- During the development of one its Nexus phones back in 2015, Google hosted nearly 100 Huawei engineers at its Mountain View, California headquarters and gave the team from China its own dedicated lab, according to a report by The Information on Monday.
- While sales for the Nexus 6b smartphone failed to meet internal goals, Huawei sources said that what they learned from working with Google helped the Chinese firm produce better phones in the future.
- As a part of the same report, The Information also said that Google was working with the Chinese manufacturing giant to license its Google Assistant technology for a Huawei-branded smart speaker.
- This report indicates deeper ties between Huawei and Google than we originally knew about — even as Google comes under scrutiny for any potential ties to China.
- Visit Business Insider’s homepage for more stories.
Google’s ties to Huawei— the Chinese tech giant considered a threat to US security by the Trump administration — may run deeper than previously known, according to a report by The Information on Monday.
During the development of one its Nexus phones back in 2015, Google reportedly hosted nearly 100 Huawei engineers at its famed Googleplex headquarters in Silicon Valley, giving the visitors from China their own lab.
According to the report, Google engineers worked side-by-side with the Huawei team to develop the display and camera for the Nexus 6b phone, among other features. Employees from the two companies became so close, the report said, that they would grab dinner and drinks together.
One Huawei engineer who worked on the project out of the Googleplex told the Information that Huawei engineers "asked a lot of questions" and "learned a lot" from their Google counterparts. And while sales for the Nexus 6b failed to meet internal goals, Huawei sources said that what they learned from working with Google helped the Chinese firm produce better phones in the future.
On Monday, as a part of the same report, The Information also said that Google was working with the Chinese manufacturing giant to license its Google Assistant technology for a Huawei-branded smart speaker. Many other third-party hardware makers — including Sony, Lenovo, and Sonos — offer Google Assistant-powered speakers today. On the face of it, this reported Huawei speaker would have been a similar arrangement.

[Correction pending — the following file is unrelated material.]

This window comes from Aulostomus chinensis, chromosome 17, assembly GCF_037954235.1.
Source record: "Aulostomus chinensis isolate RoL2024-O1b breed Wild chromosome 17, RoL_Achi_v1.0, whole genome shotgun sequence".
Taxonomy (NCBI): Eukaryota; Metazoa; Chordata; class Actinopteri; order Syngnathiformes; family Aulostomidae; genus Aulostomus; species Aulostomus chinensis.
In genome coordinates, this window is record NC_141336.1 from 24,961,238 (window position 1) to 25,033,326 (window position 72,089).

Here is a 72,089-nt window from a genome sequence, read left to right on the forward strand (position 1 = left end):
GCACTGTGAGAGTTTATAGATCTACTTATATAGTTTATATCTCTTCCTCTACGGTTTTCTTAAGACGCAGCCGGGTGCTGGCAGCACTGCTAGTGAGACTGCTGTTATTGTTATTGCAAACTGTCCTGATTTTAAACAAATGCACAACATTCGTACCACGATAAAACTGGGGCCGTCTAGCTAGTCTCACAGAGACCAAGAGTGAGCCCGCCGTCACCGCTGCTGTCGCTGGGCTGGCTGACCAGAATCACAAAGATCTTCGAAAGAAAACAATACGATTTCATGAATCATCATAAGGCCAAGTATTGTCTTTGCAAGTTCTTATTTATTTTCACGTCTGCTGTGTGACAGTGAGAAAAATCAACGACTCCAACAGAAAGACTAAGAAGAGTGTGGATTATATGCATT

That licensing deal fell through in May when President Trump blacklisted Huawei, effectively halting sales between the tech giant and US firms, the report said.
Neither Google nor Huawei immediately responded to Business Insider’s request for comment.
Google’s relationship with China under the microscope
At the time, the most urgent question facing Huawei was what the world’s largest smartphone manufacturer would do in terms of its device’s operating systems, which had been powered by Google’s Android OS. With Trump’s trade ban in place, it seemed, Huawei would need to develop its own, in-house OS.
Meanwhile, business leaders around the world have asked the Trump administration to reconsider the Huawei ban. Last week, Trump met with the leaders of top US tech companies — including Google — during which the president reportedly agreed to "timely" decisions as to whether trade with Huawei could resume.
Last year, Google was widely criticized for Project Dragonfly, its nascent plans for building a censored search engine for China a project Google recently confirmed that it had terminated.
However, more recently, President Trump revived concerns, tweeting that Google’s relationship with the Chinese government "may or may not" pose national security threats. Google declined to comment on Trump’s tweet at the time.
Read the full report by The Information here.
- THE TECH COLD WAR: Everything that’s happened in the new China-US tech conflict involving Google, Huawei, Apple, and Trump
- Trump says there ‘may or may not’ be national security concerns regarding Google’s China dealings, 2 days after the White House said there was nothing to worry about
- The 6 biggest bombshells and takeaways from tech’s wild week of earnings, from Amazon to Snapchat